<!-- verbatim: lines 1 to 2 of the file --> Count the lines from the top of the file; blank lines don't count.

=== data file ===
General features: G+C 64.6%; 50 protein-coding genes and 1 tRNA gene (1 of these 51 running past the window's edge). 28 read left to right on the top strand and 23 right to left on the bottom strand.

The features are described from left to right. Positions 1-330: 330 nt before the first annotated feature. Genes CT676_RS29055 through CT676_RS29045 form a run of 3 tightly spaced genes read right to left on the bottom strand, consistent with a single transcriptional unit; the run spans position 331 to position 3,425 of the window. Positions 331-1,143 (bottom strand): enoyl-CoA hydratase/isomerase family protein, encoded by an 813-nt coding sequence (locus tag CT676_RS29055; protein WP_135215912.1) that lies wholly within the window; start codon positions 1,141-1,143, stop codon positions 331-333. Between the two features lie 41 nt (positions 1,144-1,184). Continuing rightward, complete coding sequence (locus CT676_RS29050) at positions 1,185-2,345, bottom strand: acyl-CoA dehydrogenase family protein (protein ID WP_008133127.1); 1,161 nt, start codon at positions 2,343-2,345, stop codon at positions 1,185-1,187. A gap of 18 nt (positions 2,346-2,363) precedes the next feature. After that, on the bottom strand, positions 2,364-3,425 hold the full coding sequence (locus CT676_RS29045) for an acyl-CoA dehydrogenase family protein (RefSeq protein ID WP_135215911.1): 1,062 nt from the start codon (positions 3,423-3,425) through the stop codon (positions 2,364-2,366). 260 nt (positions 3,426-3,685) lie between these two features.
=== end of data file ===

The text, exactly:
General features: G+C 64.6%; 50 protein-coding genes and 1 tRNA gene (1 of these 51 running past the window's edge). 28 read left to right on the top strand and 23 right to left on the bottom strand.

The features are described from left to right. Positions 1-330: 330 nt before the first annotated feature. Genes CT676_RS29055 through CT676_RS29045 form a run of 3 tightly spaced genes read right to left on the bottom strand, consistent with a single transcriptional unit; the run spans position 331 to position 3,425 of the window. Positions 331-1,143 (bottom strand): enoyl-CoA hydratase/isomerase family protein, encoded by an 813-nt coding sequence (locus tag CT676_RS29055; protein WP_135215912.1) that lies wholly within the window; start codon positions 1,141-1,143, stop codon positions 331-333. Between the two features lie 41 nt (positions 1,144-1,184). Continuing rightward, complete coding sequence (locus CT676_RS29050) at positions 1,185-2,345, bottom strand: acyl-CoA dehydrogenase family protein (protein ID WP_008133127.1); 1,161 nt, start codon at positions 2,343-2,345, stop codon at positions 1,185-1,187. A gap of 18 nt (positions 2,346-2,363) precedes the next feature. After that, on the bottom strand, positions 2,364-3,425 hold the full coding sequence (locus CT676_RS29045) for an acyl-CoA dehydrogenase family protein (RefSeq protein ID WP_135215911.1): 1,062 nt from the start codon (positions 3,423-3,425) through the stop codon (positions 2,364-2,366). 260 nt (positions 3,426-3,685) lie between these two features.